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Cardinals 4, Cubs 3: So Close... Again

The Cubs lost a home series for the first time since mid-May.

David Banks/Getty Images

Didn't we see this game on Monday?

The Cubs went behind early, in part due to Cardinals home runs, and then had to try to mount a comeback. Just as it did on Monday, in front of a playoff-atmosphere crowd, the comeback fell short, and the Cubs lost another tough one-run affair, this time 4-3.

Some good did come out of this loss, but let's first get to the details.

The Cubs scored in the first inning on a single by Chris Coghlan, a walk and two fly balls, the second Anthony Rizzo's 54th RBI of the season.

But Jason Hammel started getting hit hard in the second inning. One run scored, and the last out of the inning was a sharp line drive snagged by Addison Russell, hit by Cardinals starter Adam Wainwright. This was a hint of things to come. Matt Carpenter led off the third with a home run. The next hitter, Aledmys Diaz, lined a single to left, and then Matt Holliday deposited a ball into the left-field bleachers.

Suddenly, then, it was 4-1, but as it was only the third inning, plenty of time to come back.

A leadoff walk by Coghlan and a double by Jason Heyward made it 4-2 in the bottom of the inning, and in the fourth, Willson Contreras and Russell began the inning with singles. Contreras scored when Albert Almora Jr. hit into a double play, bringing the Cubs within one run.

Unfortunately, that turned out to be a theme for the rest of the night. The Cubs also hit into double plays in the sixth (Contreras) and eighth (Ben Zobrist), both ending innings. Russell doubled in the seventh and advanced to third on an infield out, but was stranded. Check out Russell's double, which missed being a home run by maybe 10 feet:

Here's how close that came to being a home run:

And then came the ninth. Russell singled with one out and Javier Baez, who had entered in the eighth on a double switch, had a really nice at-bat and walked to put the tying run in scoring position with two out. But pinch-hitter Matt Szczur hit a ground ball to Diaz, who just beat Russell to second to end it.

These games are frustrating; the Cardinals came into the series 4-11 in one-run games. The Cubs haven't been all that great when they can't generate offense, and are now 9-11 in one-run affairs. It seems to me that despite Almora's great defensive play and generally decent offensive performance (though he was 0-for-4 in this one), games like the last two show how much the Cubs miss having Dexter Fowler at the top of the lineup. Hurry back, Dex.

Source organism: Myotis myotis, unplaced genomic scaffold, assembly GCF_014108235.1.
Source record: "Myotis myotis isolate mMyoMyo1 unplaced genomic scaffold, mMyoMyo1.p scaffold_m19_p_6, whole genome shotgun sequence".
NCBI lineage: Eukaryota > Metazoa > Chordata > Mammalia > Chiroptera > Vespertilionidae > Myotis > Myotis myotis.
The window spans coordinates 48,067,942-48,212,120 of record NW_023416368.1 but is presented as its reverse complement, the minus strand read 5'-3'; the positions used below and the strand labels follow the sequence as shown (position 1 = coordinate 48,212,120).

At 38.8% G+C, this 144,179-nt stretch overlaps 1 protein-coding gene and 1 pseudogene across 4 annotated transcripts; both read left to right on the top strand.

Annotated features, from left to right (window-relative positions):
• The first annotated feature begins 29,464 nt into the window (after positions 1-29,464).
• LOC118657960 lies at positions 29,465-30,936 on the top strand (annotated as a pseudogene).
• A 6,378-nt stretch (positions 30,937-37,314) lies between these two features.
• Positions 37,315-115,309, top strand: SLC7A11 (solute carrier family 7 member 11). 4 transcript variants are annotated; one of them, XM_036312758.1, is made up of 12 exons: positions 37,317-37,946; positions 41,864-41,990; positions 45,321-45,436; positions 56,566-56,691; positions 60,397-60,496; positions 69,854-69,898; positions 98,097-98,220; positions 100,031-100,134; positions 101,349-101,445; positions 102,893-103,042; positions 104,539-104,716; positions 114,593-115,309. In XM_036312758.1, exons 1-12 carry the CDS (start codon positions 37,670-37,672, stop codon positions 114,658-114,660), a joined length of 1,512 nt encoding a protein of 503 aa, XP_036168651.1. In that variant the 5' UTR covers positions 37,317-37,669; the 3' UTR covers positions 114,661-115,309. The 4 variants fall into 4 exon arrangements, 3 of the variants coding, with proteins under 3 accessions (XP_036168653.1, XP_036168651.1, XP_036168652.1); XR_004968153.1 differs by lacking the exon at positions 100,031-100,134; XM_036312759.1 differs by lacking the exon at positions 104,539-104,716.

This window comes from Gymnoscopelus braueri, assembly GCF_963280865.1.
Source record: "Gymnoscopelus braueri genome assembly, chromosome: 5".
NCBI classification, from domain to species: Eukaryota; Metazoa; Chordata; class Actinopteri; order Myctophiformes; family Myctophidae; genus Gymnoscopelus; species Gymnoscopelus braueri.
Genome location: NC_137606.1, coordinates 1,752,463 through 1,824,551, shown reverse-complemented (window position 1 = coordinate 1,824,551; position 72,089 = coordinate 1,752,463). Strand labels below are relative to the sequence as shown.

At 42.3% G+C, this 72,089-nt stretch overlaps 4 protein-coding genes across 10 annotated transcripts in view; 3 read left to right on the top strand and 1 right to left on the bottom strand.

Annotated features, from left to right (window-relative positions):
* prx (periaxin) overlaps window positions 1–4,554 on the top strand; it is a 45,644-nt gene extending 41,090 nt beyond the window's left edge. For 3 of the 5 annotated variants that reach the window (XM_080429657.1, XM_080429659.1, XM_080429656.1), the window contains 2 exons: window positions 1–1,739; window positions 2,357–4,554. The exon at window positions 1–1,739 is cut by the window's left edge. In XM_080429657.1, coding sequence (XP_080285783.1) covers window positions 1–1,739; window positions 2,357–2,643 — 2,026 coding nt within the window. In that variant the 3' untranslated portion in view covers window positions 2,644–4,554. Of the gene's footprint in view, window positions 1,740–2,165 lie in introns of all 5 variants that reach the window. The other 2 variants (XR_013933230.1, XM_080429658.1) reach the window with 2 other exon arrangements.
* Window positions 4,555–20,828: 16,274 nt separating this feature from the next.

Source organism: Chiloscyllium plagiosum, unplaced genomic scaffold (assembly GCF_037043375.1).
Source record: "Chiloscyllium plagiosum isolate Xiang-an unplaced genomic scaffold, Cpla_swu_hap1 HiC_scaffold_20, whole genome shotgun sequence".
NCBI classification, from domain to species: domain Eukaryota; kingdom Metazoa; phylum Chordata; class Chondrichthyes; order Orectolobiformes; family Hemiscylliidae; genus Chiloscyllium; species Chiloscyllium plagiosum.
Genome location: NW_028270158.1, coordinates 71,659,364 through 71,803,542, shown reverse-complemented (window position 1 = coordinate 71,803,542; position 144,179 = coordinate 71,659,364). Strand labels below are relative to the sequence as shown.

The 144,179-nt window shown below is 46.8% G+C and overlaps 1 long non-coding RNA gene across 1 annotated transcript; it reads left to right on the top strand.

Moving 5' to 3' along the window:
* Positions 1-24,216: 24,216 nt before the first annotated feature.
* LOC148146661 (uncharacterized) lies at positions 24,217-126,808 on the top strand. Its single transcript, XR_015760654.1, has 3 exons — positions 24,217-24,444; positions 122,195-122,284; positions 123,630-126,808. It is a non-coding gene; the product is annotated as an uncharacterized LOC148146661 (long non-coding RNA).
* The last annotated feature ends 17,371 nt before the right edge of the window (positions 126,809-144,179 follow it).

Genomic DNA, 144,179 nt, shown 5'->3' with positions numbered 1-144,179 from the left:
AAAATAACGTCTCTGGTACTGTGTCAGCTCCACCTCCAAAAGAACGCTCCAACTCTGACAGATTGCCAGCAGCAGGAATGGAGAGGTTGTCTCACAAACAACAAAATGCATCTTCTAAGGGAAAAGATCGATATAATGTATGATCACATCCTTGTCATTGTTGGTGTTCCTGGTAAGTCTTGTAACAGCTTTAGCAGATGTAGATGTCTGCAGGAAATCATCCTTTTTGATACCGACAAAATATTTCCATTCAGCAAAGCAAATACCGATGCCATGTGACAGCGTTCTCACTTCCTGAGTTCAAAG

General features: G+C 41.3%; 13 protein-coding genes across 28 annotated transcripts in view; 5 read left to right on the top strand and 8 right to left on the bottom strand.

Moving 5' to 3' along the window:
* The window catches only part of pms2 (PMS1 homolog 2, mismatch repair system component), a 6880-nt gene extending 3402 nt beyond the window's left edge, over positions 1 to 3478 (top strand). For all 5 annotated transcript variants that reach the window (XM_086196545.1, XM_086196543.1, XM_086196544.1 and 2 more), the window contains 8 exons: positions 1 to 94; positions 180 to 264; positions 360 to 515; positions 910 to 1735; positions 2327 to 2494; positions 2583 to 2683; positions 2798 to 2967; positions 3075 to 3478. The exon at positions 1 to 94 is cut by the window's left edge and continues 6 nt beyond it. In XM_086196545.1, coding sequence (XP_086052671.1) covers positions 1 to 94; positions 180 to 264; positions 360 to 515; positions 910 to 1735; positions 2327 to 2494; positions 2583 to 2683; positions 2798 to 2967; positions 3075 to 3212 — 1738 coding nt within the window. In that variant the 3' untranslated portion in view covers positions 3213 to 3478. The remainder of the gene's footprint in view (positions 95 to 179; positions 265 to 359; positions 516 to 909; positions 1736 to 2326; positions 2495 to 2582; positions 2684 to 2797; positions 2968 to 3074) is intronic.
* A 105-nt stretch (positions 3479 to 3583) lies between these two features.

Almora flashed some glove Tuesday night:

And perhaps portending better play to come was the performance of the bullpen. Hammel was lifted with two out in the sixth for Gerardo Concepcion, who was making his major-league debut.

Stop for a moment and think about how unlikely the last part of that last sentence is. Concepcion was signed out of Cuba in 2012 at age 20. It was said at the time -- and there's no specific proof of this, only conjecture -- that his signing was made to help convince Jorge Soler to sign with the Cubs.

Concepcion was, to put it charitably, awful. He posted a 7.39 ERA in 12 starts at Peoria. He pitched in only two games in 2013, had a decent year in 2014 (though not above A ball), then was horrid again between Myrtle Beach and Tennessee in 2015 (combined 6.90 ERA).

Somehow, this year things came together for Concepcion, who had a combined 1.29 ERA and 0.971 WHIP between Tennessee and Iowa. He doesn't seem to have great velocity (topped out at around 92 on the Wrigley pitch-speed meter), but his pitches do appear to have good movement and he attacks the zone. He struck out Brandon Moss to end the sixth, got some help from Russell [VIDEO] on a line drive leading off the seventh, and wound up retiring all four hitters he faced.

One appearance, granted, does not tell us everything we need to know about Concepcion. But after looking completely lost through much of his minor-league career, he appears as if he could be right at home in a big-league bullpen.

Pedro Strop and Travis Wood threw uneventful innings in the eighth and ninth; the only baserunner was Diaz, who was hit by a 3-2 fastball from Strop leading off the eighth. In fact, the Cardinals had just three baserunners all told after Holliday's home run, and one was erased on a fourth-inning double play.

But frustratingly, the Cubs went 0-for-9 with RISP on the night, and therein lies the story of this loss.

The Cubs will try to salvage one game out of this series Wednesday afternoon. Jake Arrieta is scheduled to go against Michael Wacha. There's a high likelihood of strong thunderstorms throughout the day, so stay tuned here for information about whether this game will be played.